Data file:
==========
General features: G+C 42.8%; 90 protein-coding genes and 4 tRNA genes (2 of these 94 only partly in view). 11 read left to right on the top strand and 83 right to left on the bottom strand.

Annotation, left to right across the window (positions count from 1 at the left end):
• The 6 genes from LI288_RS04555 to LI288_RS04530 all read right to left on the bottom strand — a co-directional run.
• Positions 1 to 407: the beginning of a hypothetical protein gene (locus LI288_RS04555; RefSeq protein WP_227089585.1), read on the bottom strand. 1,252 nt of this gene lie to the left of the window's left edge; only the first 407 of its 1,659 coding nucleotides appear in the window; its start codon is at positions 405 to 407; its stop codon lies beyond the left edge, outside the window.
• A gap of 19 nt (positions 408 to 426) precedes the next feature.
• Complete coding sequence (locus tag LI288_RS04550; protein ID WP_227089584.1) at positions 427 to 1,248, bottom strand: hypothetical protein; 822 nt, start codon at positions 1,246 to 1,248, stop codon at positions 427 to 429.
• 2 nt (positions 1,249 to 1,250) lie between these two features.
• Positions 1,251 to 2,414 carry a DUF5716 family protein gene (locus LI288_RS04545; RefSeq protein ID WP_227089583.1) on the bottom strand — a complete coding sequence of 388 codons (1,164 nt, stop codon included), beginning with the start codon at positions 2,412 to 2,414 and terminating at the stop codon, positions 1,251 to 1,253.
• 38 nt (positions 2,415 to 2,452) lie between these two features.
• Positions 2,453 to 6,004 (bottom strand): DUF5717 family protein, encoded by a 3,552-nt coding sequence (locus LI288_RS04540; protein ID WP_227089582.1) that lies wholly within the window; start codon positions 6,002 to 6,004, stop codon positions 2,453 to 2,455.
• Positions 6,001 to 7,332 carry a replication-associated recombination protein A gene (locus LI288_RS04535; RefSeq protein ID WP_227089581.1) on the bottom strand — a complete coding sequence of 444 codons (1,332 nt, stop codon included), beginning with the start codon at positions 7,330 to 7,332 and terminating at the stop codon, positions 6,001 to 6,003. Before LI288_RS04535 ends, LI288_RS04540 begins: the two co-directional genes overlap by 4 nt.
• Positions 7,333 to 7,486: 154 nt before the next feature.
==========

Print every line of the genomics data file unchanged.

General features: G+C 42.8%; 90 protein-coding genes and 4 tRNA genes (2 of these 94 only partly in view). 11 read left to right on the top strand and 83 right to left on the bottom strand.

Annotation, left to right across the window (positions count from 1 at the left end):
• The 6 genes from LI288_RS04555 to LI288_RS04530 all read right to left on the bottom strand — a co-directional run.
• Positions 1 to 407: the beginning of a hypothetical protein gene (locus LI288_RS04555; RefSeq protein WP_227089585.1), read on the bottom strand. 1,252 nt of this gene lie to the left of the window's left edge; only the first 407 of its 1,659 coding nucleotides appear in the window; its start codon is at positions 405 to 407; its stop codon lies beyond the left edge, outside the window.
• A gap of 19 nt (positions 408 to 426) precedes the next feature.
• Complete coding sequence (locus tag LI288_RS04550; protein ID WP_227089584.1) at positions 427 to 1,248, bottom strand: hypothetical protein; 822 nt, start codon at positions 1,246 to 1,248, stop codon at positions 427 to 429.
• 2 nt (positions 1,249 to 1,250) lie between these two features.
• Positions 1,251 to 2,414 carry a DUF5716 family protein gene (locus LI288_RS04545; RefSeq protein ID WP_227089583.1) on the bottom strand — a complete coding sequence of 388 codons (1,164 nt, stop codon included), beginning with the start codon at positions 2,412 to 2,414 and terminating at the stop codon, positions 1,251 to 1,253.
• 38 nt (positions 2,415 to 2,452) lie between these two features.
• Positions 2,453 to 6,004 (bottom strand): DUF5717 family protein, encoded by a 3,552-nt coding sequence (locus LI288_RS04540; protein ID WP_227089582.1) that lies wholly within the window; start codon positions 6,002 to 6,004, stop codon positions 2,453 to 2,455.
• Positions 6,001 to 7,332 carry a replication-associated recombination protein A gene (locus LI288_RS04535; RefSeq protein ID WP_227089581.1) on the bottom strand — a complete coding sequence of 444 codons (1,332 nt, stop codon included), beginning with the start codon at positions 7,330 to 7,332 and terminating at the stop codon, positions 6,001 to 6,003. Before LI288_RS04535 ends, LI288_RS04540 begins: the two co-directional genes overlap by 4 nt.
• Positions 7,333 to 7,486: 154 nt before the next feature.